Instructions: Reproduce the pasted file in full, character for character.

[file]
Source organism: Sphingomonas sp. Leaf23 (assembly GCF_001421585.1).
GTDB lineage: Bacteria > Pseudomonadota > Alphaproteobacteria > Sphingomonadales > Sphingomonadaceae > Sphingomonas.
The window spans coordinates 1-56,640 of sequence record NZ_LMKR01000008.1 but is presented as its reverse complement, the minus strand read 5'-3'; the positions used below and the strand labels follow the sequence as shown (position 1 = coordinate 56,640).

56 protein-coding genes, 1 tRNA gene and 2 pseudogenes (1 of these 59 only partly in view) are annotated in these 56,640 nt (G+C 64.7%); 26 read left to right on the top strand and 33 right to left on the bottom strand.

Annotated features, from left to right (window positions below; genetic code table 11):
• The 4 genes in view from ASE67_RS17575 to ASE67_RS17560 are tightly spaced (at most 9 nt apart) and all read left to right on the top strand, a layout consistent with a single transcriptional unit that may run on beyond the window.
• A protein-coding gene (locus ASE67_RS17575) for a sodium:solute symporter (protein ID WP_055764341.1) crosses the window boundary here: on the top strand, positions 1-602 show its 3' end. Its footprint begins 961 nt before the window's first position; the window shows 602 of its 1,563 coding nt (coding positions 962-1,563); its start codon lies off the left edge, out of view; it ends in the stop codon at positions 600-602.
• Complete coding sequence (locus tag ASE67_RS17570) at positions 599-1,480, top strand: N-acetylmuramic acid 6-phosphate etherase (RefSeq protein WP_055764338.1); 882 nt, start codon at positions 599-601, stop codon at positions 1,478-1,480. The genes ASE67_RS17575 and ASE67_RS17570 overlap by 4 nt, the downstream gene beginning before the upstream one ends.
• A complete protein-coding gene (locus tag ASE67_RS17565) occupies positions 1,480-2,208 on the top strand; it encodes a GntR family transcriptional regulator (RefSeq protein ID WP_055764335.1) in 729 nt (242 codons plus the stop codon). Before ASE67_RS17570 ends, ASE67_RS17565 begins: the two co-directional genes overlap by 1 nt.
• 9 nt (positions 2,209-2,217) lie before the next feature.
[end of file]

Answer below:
Source organism: Sphingomonas sp. Leaf23 (assembly GCF_001421585.1).
GTDB lineage: Bacteria > Pseudomonadota > Alphaproteobacteria > Sphingomonadales > Sphingomonadaceae > Sphingomonas.
The window spans coordinates 1-56,640 of sequence record NZ_LMKR01000008.1 but is presented as its reverse complement, the minus strand read 5'-3'; the positions used below and the strand labels follow the sequence as shown (position 1 = coordinate 56,640).

56 protein-coding genes, 1 tRNA gene and 2 pseudogenes (1 of these 59 only partly in view) are annotated in these 56,640 nt (G+C 64.7%); 26 read left to right on the top strand and 33 right to left on the bottom strand.

Annotated features, from left to right (window positions below; genetic code table 11):
• The 4 genes in view from ASE67_RS17575 to ASE67_RS17560 are tightly spaced (at most 9 nt apart) and all read left to right on the top strand, a layout consistent with a single transcriptional unit that may run on beyond the window.
• A protein-coding gene (locus ASE67_RS17575) for a sodium:solute symporter (protein ID WP_055764341.1) crosses the window boundary here: on the top strand, positions 1-602 show its 3' end. Its footprint begins 961 nt before the window's first position; the window shows 602 of its 1,563 coding nt (coding positions 962-1,563); its start codon lies off the left edge, out of view; it ends in the stop codon at positions 600-602.
• Complete coding sequence (locus tag ASE67_RS17570) at positions 599-1,480, top strand: N-acetylmuramic acid 6-phosphate etherase (RefSeq protein WP_055764338.1); 882 nt, start codon at positions 599-601, stop codon at positions 1,478-1,480. The genes ASE67_RS17575 and ASE67_RS17570 overlap by 4 nt, the downstream gene beginning before the upstream one ends.
• A complete protein-coding gene (locus tag ASE67_RS17565) occupies positions 1,480-2,208 on the top strand; it encodes a GntR family transcriptional regulator (RefSeq protein ID WP_055764335.1) in 729 nt (242 codons plus the stop codon). Before ASE67_RS17570 ends, ASE67_RS17565 begins: the two co-directional genes overlap by 1 nt.
• 9 nt (positions 2,209-2,217) lie before the next feature.